A story is not about facts.
And, and, and…
The second story in Kwaidan was The Woman of the Snow, about a ghost that can claim the lives of mortals. She appears to blow onto their faces, freezing them to death, and the victims are later described as having no blood (or something like that). Despite her desire to kill people during snowstorms, she is not entirely absent of other desires or pity. The cold, frightening, powerful ghost compared to the subservient, warm, loving wife is interesting, but most especially after you can see where they overlap and how her sense of power and compassion affects her speech.
In this story, the theatrical nature of the environments are heightened one step further. There are scenes where the environment does not look real at all, and surrealism takes over to depict the true feeling of the moment. Visually speaking, that was perhaps my favourite part of this story. The movement of the trees during the snowstorm (along with the music) and the first meeting of the ghost woman were, of course, not really something I could represent in a single screen shot. Or even multiple. It was a strange combination of stillness or silence, and specific, graceful, unhesitating action.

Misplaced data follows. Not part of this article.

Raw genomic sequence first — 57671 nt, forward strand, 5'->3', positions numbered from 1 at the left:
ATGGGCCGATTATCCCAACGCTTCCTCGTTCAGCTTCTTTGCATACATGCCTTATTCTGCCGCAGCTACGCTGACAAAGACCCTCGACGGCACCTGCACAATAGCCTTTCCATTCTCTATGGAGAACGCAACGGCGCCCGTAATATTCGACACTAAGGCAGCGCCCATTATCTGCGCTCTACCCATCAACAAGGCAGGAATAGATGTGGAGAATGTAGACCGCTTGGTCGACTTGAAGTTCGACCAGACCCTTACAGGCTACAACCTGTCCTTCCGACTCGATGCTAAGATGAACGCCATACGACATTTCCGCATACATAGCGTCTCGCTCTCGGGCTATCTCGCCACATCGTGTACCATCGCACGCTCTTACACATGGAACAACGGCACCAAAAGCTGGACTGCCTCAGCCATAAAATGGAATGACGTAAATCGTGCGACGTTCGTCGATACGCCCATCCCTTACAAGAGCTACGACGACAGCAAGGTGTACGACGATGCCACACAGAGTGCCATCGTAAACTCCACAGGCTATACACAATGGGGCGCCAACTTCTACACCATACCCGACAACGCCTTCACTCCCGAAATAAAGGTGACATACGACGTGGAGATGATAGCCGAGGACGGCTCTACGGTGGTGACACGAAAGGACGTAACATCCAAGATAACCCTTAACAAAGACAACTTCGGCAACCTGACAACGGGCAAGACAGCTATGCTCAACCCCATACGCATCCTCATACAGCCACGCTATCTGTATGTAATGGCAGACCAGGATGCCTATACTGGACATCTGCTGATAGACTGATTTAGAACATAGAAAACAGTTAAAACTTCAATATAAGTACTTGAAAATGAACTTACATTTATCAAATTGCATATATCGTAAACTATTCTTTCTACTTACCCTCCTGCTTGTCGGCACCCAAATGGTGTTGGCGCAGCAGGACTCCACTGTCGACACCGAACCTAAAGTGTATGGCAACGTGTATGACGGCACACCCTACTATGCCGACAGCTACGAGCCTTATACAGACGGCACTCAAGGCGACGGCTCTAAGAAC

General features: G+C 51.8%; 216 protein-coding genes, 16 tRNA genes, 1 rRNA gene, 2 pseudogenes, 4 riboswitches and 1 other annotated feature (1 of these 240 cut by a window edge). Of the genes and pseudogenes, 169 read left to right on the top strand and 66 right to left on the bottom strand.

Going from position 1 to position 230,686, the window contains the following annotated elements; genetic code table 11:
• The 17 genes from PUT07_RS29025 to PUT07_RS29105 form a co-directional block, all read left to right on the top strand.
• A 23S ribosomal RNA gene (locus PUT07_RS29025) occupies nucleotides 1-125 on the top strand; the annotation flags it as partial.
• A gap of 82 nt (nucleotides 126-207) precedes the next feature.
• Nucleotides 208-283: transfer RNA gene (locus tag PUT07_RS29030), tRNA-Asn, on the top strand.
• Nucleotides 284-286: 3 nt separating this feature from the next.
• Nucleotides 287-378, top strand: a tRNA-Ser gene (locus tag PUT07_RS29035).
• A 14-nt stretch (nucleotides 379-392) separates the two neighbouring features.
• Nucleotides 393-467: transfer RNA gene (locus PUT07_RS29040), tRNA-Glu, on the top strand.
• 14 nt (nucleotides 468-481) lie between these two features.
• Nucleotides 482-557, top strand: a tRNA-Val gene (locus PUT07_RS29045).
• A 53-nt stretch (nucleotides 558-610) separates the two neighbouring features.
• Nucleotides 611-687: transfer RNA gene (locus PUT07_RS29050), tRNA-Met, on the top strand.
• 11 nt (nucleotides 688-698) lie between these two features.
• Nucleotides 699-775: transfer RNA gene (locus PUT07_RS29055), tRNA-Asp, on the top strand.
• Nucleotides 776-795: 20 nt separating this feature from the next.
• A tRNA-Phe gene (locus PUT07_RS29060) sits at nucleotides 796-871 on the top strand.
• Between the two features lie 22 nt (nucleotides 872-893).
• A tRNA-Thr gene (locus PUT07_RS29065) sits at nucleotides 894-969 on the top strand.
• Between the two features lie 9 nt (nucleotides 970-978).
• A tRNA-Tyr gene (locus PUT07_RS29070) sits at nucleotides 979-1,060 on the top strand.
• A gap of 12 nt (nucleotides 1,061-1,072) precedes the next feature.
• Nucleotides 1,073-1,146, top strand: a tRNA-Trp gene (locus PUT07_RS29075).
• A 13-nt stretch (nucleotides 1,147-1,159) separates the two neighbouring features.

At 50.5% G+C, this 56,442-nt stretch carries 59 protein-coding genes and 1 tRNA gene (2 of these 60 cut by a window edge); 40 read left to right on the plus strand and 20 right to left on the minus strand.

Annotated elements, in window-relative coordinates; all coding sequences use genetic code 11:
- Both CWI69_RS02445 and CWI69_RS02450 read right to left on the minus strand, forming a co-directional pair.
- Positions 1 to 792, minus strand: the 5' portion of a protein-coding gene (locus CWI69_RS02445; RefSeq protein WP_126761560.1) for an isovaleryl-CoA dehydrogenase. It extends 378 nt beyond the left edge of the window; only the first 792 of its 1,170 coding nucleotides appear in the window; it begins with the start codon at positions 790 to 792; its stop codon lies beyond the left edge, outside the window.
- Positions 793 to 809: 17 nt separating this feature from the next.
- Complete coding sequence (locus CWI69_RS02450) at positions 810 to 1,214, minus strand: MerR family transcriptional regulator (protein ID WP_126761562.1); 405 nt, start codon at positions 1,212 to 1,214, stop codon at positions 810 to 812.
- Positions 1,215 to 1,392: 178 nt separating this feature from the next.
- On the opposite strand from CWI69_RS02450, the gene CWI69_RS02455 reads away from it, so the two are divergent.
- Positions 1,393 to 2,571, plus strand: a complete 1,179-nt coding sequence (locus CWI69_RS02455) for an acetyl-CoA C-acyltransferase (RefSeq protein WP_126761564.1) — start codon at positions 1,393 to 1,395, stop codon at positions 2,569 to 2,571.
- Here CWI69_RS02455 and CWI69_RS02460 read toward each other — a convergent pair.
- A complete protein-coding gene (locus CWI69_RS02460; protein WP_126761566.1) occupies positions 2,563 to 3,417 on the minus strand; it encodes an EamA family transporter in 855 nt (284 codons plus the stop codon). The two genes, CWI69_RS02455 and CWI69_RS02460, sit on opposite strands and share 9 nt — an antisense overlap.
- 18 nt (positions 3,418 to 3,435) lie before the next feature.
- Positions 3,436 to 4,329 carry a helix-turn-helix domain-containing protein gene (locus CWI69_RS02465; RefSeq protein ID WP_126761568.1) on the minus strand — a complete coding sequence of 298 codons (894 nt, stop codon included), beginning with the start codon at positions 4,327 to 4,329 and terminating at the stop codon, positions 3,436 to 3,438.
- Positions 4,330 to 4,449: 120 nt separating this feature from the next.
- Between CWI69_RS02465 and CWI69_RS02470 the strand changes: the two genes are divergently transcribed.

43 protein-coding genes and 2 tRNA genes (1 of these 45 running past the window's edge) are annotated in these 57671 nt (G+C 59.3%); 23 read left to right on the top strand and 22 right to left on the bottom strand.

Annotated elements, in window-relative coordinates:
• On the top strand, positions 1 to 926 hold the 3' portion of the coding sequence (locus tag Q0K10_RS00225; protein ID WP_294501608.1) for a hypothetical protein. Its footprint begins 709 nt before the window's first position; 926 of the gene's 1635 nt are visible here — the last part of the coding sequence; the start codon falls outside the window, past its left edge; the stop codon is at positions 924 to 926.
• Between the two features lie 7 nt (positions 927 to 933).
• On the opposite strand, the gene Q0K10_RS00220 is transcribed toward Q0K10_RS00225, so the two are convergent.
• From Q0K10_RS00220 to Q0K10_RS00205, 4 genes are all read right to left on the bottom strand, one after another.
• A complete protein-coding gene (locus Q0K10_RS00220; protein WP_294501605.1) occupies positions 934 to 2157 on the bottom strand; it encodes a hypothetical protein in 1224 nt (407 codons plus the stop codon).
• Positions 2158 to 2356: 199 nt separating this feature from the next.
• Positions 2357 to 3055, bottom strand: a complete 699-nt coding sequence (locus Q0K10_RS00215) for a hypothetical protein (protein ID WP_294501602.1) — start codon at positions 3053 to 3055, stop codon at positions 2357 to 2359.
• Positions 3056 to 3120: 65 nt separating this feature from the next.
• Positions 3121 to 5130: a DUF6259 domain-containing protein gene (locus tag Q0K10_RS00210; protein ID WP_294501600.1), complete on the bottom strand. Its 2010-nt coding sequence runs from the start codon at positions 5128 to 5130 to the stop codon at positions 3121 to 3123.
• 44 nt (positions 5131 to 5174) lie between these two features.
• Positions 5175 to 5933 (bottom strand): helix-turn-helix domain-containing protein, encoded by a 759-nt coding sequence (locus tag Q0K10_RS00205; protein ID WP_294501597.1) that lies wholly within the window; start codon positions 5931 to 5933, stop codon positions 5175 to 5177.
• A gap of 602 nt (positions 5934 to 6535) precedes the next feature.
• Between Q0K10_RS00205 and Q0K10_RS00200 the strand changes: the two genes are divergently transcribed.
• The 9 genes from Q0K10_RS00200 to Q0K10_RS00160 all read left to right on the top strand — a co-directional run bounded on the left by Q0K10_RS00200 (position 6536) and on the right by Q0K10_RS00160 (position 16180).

At the end, I thought a lot about identity. You might not want to read this part if you haven’t seen the movie. On the surface, she decided one night to test his vow of silence. He failed her test, and she didn’t kill him because of their children, but she did leave them immediately. Given the context, it’s not surprising at all that he would tell his wife about that night. So, really, why did she suddenly decide to leave?
It reminds me of other stories I’ve read about female ghosts, entities,spirits and so forth that match up with men, then suddenly leave and “return” to their dominant identity.